The experience of Iya Oge, a tomato seller is similar to that of Iya Ibeji who said that she regretted the day she collected N50,000 loan from a micro-credit organization as she described it as unforgettable experience. “I took the money with the intention to boost my business but I cannot explain what I used the money for that made weekly repayment difficult for me. I started running around with the hope of getting the money to no avail, before you know what was happening, I developed high blood pressure. What actually made the situation worse was that the time I collected the money was the period of tomato scarcity and I used the money to buy tomatoes with the hope that I could make profit but it turned otherwise yet, those in charge of the loan threatened to lock me up.
“When my high blood pressure defied all medications, the medical doctor who attended to me counseled me against thinking and I opened up to him my predicament. He then appealed to my husband who opposed the idea of collecting the loan initially to look for the money so as to safe my life. My husband paid the money. Since last year, my health situation has not improved.”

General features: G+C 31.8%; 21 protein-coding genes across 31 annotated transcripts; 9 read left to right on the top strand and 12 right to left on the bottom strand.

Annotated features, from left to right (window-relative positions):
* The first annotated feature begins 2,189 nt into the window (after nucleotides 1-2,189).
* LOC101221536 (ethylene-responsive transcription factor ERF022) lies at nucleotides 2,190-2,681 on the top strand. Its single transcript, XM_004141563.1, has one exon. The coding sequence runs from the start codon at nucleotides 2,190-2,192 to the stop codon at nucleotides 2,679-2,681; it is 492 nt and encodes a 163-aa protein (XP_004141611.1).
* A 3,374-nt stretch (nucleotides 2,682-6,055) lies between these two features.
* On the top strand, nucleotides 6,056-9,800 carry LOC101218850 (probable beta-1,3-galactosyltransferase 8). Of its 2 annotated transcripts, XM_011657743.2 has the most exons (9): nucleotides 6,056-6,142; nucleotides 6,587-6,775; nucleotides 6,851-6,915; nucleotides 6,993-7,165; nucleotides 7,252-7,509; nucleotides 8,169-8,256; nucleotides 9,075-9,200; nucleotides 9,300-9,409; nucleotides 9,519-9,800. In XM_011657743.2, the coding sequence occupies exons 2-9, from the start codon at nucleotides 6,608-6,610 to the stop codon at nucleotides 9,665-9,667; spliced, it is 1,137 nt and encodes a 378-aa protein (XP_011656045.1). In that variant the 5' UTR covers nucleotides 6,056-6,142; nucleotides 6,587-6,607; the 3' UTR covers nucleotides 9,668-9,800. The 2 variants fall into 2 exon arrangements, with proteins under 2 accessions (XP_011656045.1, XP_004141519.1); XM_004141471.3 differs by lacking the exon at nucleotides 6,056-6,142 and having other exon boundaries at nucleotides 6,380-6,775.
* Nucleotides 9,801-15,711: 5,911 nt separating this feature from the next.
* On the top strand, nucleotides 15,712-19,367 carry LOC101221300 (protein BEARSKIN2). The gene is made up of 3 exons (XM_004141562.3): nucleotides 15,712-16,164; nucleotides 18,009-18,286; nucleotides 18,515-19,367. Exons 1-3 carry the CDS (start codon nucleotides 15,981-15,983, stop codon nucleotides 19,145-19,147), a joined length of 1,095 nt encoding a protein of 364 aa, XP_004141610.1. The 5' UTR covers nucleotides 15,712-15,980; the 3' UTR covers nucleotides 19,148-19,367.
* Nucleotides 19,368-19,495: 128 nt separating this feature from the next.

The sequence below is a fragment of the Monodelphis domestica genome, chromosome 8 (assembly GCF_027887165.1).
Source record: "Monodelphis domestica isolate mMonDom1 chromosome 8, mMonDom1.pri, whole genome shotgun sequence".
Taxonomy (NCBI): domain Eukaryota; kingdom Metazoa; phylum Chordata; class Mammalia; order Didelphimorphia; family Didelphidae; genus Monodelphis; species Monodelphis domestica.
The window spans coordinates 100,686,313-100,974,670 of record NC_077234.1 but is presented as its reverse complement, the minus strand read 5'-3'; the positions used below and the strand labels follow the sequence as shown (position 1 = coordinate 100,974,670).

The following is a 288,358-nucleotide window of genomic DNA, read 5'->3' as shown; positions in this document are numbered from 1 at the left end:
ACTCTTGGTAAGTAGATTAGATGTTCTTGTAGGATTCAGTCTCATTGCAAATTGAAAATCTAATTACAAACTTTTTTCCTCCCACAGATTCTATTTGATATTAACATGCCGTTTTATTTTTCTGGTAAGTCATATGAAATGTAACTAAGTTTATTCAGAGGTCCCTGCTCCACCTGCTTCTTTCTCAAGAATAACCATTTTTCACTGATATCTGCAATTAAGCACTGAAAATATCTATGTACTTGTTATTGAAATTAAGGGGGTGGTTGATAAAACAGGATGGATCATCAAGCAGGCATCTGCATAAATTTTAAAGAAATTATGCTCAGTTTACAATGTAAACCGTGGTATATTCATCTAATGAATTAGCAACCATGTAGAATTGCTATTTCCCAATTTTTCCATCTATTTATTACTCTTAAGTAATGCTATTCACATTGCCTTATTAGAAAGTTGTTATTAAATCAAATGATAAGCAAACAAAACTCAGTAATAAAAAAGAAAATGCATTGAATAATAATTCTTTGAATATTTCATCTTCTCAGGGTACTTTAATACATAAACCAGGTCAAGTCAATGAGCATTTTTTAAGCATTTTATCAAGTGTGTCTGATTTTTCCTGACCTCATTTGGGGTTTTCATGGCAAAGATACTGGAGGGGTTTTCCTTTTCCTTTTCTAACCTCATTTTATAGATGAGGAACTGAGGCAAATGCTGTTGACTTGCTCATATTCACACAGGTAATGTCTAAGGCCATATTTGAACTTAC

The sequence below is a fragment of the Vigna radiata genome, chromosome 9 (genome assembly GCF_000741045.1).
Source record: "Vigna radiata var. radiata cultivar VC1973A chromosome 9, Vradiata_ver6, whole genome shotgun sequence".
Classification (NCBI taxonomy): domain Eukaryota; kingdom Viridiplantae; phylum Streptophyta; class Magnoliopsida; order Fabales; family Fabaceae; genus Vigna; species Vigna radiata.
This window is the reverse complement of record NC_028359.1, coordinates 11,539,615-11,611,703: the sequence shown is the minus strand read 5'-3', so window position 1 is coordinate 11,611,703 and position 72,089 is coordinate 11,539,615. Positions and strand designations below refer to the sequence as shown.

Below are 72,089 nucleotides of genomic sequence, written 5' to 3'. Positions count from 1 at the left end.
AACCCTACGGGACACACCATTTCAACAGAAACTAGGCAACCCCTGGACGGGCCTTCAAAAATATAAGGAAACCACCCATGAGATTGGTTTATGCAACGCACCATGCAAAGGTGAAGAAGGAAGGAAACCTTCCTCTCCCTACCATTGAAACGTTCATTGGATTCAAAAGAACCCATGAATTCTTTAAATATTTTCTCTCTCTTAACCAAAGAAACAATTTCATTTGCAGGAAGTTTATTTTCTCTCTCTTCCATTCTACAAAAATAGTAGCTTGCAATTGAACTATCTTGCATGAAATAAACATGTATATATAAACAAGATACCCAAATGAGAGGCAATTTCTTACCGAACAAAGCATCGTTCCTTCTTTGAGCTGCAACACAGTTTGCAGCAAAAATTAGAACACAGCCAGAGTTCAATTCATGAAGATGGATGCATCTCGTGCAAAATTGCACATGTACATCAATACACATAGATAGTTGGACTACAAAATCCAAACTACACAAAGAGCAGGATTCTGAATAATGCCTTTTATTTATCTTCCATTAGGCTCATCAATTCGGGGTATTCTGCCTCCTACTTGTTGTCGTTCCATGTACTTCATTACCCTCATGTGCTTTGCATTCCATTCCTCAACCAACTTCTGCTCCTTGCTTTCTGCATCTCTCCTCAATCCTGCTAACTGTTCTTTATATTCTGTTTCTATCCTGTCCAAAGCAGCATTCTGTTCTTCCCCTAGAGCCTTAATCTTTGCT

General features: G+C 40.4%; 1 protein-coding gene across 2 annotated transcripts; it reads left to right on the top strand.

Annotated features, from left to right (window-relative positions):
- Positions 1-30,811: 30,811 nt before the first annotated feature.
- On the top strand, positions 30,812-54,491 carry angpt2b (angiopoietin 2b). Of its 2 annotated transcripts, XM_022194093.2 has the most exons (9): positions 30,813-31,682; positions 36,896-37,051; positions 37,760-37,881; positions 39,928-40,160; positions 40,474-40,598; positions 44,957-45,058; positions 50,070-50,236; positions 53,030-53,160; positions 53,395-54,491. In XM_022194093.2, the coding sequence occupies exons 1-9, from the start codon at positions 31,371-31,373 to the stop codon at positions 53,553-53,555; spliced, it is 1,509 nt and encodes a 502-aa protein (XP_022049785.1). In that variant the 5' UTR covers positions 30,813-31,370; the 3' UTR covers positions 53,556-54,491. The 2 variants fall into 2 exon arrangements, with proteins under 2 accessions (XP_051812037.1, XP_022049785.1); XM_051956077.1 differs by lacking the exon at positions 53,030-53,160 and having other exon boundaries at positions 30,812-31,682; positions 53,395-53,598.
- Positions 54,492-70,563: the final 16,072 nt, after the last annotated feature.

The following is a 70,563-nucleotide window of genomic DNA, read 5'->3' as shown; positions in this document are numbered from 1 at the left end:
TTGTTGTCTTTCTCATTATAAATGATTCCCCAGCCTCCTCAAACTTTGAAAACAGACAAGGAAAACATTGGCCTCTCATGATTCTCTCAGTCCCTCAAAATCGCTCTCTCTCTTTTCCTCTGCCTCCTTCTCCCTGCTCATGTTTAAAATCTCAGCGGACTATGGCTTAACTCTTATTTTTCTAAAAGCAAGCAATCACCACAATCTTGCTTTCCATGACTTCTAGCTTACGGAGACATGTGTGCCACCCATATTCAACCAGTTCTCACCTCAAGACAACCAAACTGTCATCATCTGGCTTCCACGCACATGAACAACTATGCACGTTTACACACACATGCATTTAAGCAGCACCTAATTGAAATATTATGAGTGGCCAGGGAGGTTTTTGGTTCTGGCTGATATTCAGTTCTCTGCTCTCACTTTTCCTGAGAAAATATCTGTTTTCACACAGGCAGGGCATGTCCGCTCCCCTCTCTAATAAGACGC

When asked if it is true that some defauters who are women were forced to place their breasts on lanterns said it was true and that made her to develop high blood pressure. “Before I collected the loan, I was warned that they could used any means to get their money. There was a case of a woman who could not pay up her debt and was dodging to evade arrest but heard that someone was asking for somebody in her compound, she thought they came for her, she started running and was hit by an “okada” that broke one of her legs. She was in the hospital bed when those in charge of the loan she collected went to look for means of paying the money she collected.
That aggravated her health condition but thank God for people around who contributed the money for her the second time the loan officials came to the hospital where she was addimitted shouting at her to find means of paying the money. The woman on sick bed explained to those around that it was the thought of repaying the N15,200 loan that made her to be hit by an ‘okada’ when running to safety thinking they came for her. The people there contributed N10,000 and the woman’s family added the balance. Those officials do not have human sympathy at all, if you are sick or in a coma, you must pay the money you collected. That is what matter to them.”